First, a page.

Whitley Neill Rhubarb & Ginger Gin & Red Right Hand

In the German-speaking cocktail and bar scene (as in any other) of course also different trends occur. These can have various causes, but often they were more or less triggered by someone. A person who is very good with that is Joerg Meyer (founder of Bar Le Lion in Hamburg), since he is quite successful in using social media. But of course there are also more down-to-earth “hard facts” that are the secret behind many of Mr. Meyer’s influence. (provided test product)*

And by these “hard facts” I simply mean nothing else but high quality. We don’t even have to talk about a Gin Basil Smash – and when I think about my tasting experience with the Vestal Vodka, I still get enthusiastic. The Hepple Gin has also become nothing less than one of my personal Martini favourites. All this clearly speaks for Mr Meyer’s really extraordinarily good intuition. But when he contacted me and told me about the bottle for today’s article, I was very sceptical at first. Because on paper the Whitley Neill Rhubarb & Ginger Gin is basically anything but what I expect of a good gin. Most likely juniper will only play a minor role and in general it is a prime example for the controversial question of how far one can extend the limit of what is still a gin.

Now it has to be said that Joerg Meyer does not import the Whitley Neill Rhubarb & Ginger Gin with his distributing company Tender Spirits. Instead, he became aware of this gin because it was the most successful gin in its price range in the United Kingdom during the last two years. He also did not really give me the impression that he was trying to promote a product that is comparable in terms of outstanding quality to a Hepple Gin or a Vestal Vodka. It was probably just a bit of curiosity, but also recognition of the gin’s success.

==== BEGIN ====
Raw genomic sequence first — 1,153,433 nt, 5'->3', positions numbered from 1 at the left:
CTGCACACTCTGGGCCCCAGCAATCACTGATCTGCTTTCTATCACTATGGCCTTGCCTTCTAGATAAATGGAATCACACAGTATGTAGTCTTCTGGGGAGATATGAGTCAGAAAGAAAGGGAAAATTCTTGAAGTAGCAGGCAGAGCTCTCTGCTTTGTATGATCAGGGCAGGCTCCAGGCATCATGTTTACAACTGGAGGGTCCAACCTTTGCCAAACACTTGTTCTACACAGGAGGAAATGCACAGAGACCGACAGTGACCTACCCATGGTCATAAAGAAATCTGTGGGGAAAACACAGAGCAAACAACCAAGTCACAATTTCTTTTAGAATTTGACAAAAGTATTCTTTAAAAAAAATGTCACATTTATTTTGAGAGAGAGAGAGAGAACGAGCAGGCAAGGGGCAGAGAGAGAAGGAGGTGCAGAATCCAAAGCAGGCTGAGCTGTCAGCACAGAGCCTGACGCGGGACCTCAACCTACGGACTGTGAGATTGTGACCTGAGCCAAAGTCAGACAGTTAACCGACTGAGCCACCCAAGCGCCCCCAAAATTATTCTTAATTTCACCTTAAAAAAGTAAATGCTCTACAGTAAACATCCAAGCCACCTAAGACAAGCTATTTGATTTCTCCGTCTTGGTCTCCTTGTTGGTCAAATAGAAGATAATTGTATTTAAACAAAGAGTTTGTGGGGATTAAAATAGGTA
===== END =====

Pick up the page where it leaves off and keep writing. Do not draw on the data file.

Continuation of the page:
This gin is produced on a wheat basis (like the regular Whitley Neil London Dry Gin). However, unlike the classic Whitley Neill, two botanicals are omitted here: “Baobab” and “Cape Gooseberry” (Physalis) do not find their way into the Whitley Neill Rhubarb & Ginger Gin. This leaves juniper, coriander, angelica, cassia bark, lemon peel, orange peel and iris roots to be the only botanicals in here. So, the question arises: how do rhubarb and ginger get into the gin?

The answer lies in the special production method. First, a concentrated gin essence is produced in a so-called shot distillation and this is then blended with a small proportion of potato alcohol – according to the manufacturer this leads to a softer mouthfeel. Then rhubarb is distilled separately with wheat neutral alcohol and also married with the gin. Finally, a 6-week-old ginger macerate is produced and finally added. To “round off” the gin, sugar is added, just like some rhubarb essence and citric acid. After all, it comes with a drinking strength of 43% ABV. Phew, this is truly miles away from a London Dry Gin intended for purists. Anyway, obviously the “Flavoured Gin” (a daring category) seems to appeal to a very wide audience. So I’m curious.

Tasting Notes: